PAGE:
Paper Example. About This Book

Published: 2023-08-10
Paper Example. About This Book
Essay type:  Book review
Categories:  Psychology Analysis Intelligence Books
Pages: 7
Wordcount: 1923 words
17 min read

The book is relevant to any individual interested in learning psychology and the usual human process of thoughts. It was written to analyse two modes of thinking. The modes are divided into two systems, namely; system one, which is composed of emotions, and instinctiveness, and the second system, which is slower in comparison to the first system and is composed of logic and deliberate. It focuses more on general and critical thoughts to change people's nature of thinking.

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Main ideas

In his research, Daniel considered system one to be fast thinking. He described the thinking as being automatic or within microseconds while system two was perceived as mentally draining and demands total human concentration to make a solid judgment. The author mentioned that it was difficult to avoid biases. He condemned the issues and encouraged the use of the second system of thinking to avoid mistakes.

Chapter 1

System 1 is the automatic, non-rational set of thought processes by which people often make decisions. System 2 is deliberate and rational, but it is also lazy. It endorses whatever visceral judgment System 1 comes up with. The use of System 2 involves a focal point, so there is undivided attention. As System 2 is acting on a problem, one is less aware of anything not immediately relevant to solving the problem. The systems conflict whenever one is faced with a counterintuitive task.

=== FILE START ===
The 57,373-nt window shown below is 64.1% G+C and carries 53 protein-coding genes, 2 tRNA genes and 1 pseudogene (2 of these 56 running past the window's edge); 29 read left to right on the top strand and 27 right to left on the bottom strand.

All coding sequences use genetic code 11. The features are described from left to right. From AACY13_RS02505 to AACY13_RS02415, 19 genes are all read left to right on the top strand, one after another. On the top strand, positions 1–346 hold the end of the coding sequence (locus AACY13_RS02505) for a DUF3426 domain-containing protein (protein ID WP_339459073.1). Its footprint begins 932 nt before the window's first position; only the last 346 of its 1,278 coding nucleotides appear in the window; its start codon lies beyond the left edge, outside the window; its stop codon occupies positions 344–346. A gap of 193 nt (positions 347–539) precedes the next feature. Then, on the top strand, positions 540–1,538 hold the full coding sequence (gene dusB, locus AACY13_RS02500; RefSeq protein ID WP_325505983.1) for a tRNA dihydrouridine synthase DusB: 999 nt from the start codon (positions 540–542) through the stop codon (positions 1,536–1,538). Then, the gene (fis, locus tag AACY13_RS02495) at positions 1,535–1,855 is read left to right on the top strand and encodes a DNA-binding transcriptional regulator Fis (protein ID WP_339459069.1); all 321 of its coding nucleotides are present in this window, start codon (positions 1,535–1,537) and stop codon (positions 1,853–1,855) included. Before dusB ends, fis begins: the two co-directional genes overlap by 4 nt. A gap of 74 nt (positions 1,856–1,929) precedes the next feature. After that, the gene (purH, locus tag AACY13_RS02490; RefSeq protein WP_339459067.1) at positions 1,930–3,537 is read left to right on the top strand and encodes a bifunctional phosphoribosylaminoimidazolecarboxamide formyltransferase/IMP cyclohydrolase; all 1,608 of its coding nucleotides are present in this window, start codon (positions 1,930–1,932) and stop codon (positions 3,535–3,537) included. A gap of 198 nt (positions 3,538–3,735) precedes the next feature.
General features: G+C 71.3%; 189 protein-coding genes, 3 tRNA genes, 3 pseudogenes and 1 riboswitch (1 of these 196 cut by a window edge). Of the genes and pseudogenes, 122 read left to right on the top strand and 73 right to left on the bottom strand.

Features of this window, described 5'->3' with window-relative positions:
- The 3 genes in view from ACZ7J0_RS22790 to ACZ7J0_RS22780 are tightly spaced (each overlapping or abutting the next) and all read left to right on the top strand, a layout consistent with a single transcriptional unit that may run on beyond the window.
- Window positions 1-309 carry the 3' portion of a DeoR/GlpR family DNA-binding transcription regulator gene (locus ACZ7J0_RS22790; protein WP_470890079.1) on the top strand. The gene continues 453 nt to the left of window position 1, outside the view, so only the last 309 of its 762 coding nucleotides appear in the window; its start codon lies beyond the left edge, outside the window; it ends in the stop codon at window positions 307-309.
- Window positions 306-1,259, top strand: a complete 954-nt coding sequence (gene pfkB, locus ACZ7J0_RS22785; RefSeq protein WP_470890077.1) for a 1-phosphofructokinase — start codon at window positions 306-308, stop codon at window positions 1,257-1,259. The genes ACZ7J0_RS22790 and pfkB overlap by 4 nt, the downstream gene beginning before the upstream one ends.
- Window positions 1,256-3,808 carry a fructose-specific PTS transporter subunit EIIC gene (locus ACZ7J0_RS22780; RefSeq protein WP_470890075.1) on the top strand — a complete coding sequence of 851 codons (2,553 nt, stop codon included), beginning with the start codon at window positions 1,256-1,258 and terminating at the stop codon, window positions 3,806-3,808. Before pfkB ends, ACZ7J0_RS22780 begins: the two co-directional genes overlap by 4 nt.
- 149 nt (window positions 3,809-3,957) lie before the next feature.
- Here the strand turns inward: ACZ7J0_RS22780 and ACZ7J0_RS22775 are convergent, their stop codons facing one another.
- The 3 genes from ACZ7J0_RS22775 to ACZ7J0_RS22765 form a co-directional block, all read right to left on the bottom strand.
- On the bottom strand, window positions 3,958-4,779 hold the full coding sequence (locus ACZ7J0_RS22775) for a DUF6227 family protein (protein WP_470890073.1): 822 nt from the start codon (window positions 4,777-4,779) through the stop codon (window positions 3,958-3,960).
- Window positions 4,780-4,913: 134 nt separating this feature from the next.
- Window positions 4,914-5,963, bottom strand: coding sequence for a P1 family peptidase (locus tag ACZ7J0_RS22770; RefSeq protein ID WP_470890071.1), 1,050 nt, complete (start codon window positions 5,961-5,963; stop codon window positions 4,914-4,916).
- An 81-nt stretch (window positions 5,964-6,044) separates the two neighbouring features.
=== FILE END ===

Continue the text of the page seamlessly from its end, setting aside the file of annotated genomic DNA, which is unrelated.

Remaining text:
Chapter 2

Kahneman says that System 1 is the main character, while System two is just a supporting character. System 2 shuns effort. It gets involved in decision making only when needed. Kahneman's introduction begins with a somewhat negative tone. It is expected that a psychological book of this calibre might have a motivational, rhetoric tone. He suggests that people are not exactly shrewd self-critics, especially against their own processes of reasoning. They are, however, good at criticizing others. Thus, Kahneman hopes that readers of his work can become more skilled at this kind of criticism, being able to detect the blind spots in other people's decision making. In line with this thinking, his work is not as pessimistic as it may look like at first.

The two "systems" are actually aliases for different ways of thinking. They are not as concrete as a distinct physical region of the brain. Kahneman chooses System 1 and System 2 as names because these terms have been used in other psychological publications. He treats System 1 and System 2 as characters in a story since a story with characters is much more easily understood and assimilated than a plain expounding of dry facts.

Chapter 3